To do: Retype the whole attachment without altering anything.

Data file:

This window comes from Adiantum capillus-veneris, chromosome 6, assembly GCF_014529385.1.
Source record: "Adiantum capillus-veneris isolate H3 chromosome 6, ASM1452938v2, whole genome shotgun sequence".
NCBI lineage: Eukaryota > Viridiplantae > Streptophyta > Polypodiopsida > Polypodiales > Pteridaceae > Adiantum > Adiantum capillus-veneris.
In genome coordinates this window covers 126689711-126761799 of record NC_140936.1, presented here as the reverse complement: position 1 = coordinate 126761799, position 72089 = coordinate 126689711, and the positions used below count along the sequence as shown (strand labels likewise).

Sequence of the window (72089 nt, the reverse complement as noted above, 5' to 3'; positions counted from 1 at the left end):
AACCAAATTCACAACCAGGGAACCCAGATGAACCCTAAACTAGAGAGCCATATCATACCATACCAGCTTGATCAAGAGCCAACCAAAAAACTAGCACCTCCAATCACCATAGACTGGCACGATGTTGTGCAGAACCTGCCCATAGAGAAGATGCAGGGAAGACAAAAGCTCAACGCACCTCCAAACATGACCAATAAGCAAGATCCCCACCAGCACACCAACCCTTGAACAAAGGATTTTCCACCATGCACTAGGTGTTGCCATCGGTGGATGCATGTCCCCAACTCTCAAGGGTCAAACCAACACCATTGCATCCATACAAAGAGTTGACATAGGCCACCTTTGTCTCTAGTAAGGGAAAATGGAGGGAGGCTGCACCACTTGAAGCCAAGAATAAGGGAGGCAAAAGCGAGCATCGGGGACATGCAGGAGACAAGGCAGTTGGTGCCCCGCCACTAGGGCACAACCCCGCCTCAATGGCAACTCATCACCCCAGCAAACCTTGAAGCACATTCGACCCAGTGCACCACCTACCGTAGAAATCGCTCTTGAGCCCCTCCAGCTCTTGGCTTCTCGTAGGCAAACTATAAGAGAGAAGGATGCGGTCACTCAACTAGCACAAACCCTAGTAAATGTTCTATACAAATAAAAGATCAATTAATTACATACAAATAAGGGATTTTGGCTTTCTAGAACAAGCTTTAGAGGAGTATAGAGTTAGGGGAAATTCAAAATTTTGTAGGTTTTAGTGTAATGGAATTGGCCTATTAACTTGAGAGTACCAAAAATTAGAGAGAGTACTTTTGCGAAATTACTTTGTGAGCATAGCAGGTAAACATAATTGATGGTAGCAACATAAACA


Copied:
This window comes from Adiantum capillus-veneris, chromosome 6, assembly GCF_014529385.1.
Source record: "Adiantum capillus-veneris isolate H3 chromosome 6, ASM1452938v2, whole genome shotgun sequence".
NCBI lineage: Eukaryota > Viridiplantae > Streptophyta > Polypodiopsida > Polypodiales > Pteridaceae > Adiantum > Adiantum capillus-veneris.
In genome coordinates this window covers 126689711-126761799 of record NC_140936.1, presented here as the reverse complement: position 1 = coordinate 126761799, position 72089 = coordinate 126689711, and the positions used below count along the sequence as shown (strand labels likewise).

Sequence of the window (72089 nt, the reverse complement as noted above, 5' to 3'; positions counted from 1 at the left end):
AACCAAATTCACAACCAGGGAACCCAGATGAACCCTAAACTAGAGAGCCATATCATACCATACCAGCTTGATCAAGAGCCAACCAAAAAACTAGCACCTCCAATCACCATAGACTGGCACGATGTTGTGCAGAACCTGCCCATAGAGAAGATGCAGGGAAGACAAAAGCTCAACGCACCTCCAAACATGACCAATAAGCAAGATCCCCACCAGCACACCAACCCTTGAACAAAGGATTTTCCACCATGCACTAGGTGTTGCCATCGGTGGATGCATGTCCCCAACTCTCAAGGGTCAAACCAACACCATTGCATCCATACAAAGAGTTGACATAGGCCACCTTTGTCTCTAGTAAGGGAAAATGGAGGGAGGCTGCACCACTTGAAGCCAAGAATAAGGGAGGCAAAAGCGAGCATCGGGGACATGCAGGAGACAAGGCAGTTGGTGCCCCGCCACTAGGGCACAACCCCGCCTCAATGGCAACTCATCACCCCAGCAAACCTTGAAGCACATTCGACCCAGTGCACCACCTACCGTAGAAATCGCTCTTGAGCCCCTCCAGCTCTTGGCTTCTCGTAGGCAAACTATAAGAGAGAAGGATGCGGTCACTCAACTAGCACAAACCCTAGTAAATGTTCTATACAAATAAAAGATCAATTAATTACATACAAATAAGGGATTTTGGCTTTCTAGAACAAGCTTTAGAGGAGTATAGAGTTAGGGGAAATTCAAAATTTTGTAGGTTTTAGTGTAATGGAATTGGCCTATTAACTTGAGAGTACCAAAAATTAGAGAGAGTACTTTTGCGAAATTACTTTGTGAGCATAGCAGGTAAACATAATTGATGGTAGCAACATAAACA